Dr Jianfeng Li, Assistant Professor of the Department of Geography, collaborated with scholars from the Chinese University of Hong Kong and University of Alberta in Canada to study the changes in human-perceived temperature under global warming. They found that human-perceived temperature is rising faster than actual temperature under climate change. The study has been published in an internationally renowned journal Nature Climate Change, and reported in international and local media. Nature Climate Change is a top journal on climate change with 2-year impact factor of 19.3.

The research team used four reanalysis datasets of the past climate and outputs from seven GCMs to estimate the human-perceived equivalent temperature AP, from AT, humidity and wind. Findings showed that the global land average AP increased 0.04℃ per decade faster than AT before 2005, because of the concurrent increases in AT and humidity. This trend was projected to increase to 0.06 ℃per decade and 0.17℃per decade under Representative Concentration Pathway 4.5 scenario (RCP4.5) and RCP8.5, respectively, and reduce to 0.02℃ per decade under RCP2.6. The faster increases in AP are more significant in low latitude areas (tropical and sub-tropical regions) than the middle and high latitude areas. Study also indicated that the number of days with extremely apparent temperature will substantially increase in 2081 to 2100 compared to the period between 1981 and 2000, mainly due to the remarkable increase in the frequency of extremely hot days in summer.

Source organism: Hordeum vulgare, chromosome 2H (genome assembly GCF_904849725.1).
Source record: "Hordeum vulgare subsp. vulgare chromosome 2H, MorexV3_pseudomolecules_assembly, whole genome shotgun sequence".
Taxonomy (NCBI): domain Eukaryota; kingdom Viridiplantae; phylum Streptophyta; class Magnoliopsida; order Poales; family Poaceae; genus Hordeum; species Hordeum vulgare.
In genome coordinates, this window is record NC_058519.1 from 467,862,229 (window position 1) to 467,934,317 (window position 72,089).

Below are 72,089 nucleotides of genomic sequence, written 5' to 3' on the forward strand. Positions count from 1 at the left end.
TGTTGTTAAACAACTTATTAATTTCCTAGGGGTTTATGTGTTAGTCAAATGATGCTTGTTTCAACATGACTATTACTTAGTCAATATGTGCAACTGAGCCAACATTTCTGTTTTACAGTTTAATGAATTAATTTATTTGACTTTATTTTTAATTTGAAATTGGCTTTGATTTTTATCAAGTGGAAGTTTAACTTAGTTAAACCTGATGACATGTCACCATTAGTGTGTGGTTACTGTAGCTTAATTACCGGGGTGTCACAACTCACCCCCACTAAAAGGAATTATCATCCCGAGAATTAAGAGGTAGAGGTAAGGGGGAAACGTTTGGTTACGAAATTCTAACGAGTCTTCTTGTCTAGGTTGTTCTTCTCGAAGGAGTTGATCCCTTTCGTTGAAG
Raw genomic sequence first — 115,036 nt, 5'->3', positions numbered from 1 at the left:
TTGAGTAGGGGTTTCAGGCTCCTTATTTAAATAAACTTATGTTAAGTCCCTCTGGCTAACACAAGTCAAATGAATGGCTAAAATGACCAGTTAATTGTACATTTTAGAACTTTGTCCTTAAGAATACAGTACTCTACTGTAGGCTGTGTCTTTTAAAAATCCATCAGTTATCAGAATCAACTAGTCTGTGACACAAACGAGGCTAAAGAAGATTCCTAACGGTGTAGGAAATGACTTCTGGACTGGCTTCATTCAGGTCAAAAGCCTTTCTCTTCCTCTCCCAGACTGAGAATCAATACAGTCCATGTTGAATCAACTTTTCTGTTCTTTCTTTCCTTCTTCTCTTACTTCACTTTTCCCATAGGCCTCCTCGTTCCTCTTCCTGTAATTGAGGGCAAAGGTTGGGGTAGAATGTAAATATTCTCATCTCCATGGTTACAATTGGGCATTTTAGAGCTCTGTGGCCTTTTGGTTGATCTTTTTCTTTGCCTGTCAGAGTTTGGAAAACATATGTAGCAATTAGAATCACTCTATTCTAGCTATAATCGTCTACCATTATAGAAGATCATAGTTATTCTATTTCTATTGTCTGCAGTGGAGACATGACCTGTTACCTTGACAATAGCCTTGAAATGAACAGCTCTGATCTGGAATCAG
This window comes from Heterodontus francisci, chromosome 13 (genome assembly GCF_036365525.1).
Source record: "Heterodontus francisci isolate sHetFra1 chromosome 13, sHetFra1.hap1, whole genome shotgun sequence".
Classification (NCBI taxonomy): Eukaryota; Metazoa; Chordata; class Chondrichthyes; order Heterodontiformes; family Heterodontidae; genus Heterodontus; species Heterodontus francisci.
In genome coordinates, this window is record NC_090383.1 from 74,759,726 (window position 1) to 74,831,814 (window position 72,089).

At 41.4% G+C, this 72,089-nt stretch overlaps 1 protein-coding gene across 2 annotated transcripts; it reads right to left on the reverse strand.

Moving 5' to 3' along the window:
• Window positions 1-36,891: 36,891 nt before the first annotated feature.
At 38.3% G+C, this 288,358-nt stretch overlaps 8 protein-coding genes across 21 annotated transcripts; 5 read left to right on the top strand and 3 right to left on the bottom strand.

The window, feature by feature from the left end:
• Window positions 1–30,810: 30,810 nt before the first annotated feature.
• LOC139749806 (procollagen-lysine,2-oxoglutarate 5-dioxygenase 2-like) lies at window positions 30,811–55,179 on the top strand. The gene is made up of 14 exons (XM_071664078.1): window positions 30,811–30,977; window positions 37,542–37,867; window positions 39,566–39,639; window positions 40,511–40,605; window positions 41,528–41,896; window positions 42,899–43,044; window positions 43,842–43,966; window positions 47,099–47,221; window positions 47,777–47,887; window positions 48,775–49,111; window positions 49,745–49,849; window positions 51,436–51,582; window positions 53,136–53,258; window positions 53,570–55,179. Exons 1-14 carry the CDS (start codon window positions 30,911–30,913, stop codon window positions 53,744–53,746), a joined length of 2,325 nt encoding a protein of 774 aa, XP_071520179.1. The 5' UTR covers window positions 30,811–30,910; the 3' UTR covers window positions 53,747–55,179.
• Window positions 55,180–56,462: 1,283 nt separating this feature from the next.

(From right) Dr Li Jianfeng from HKBU, AXA Professor Gabriel Lau and Professor David Chen from CUHK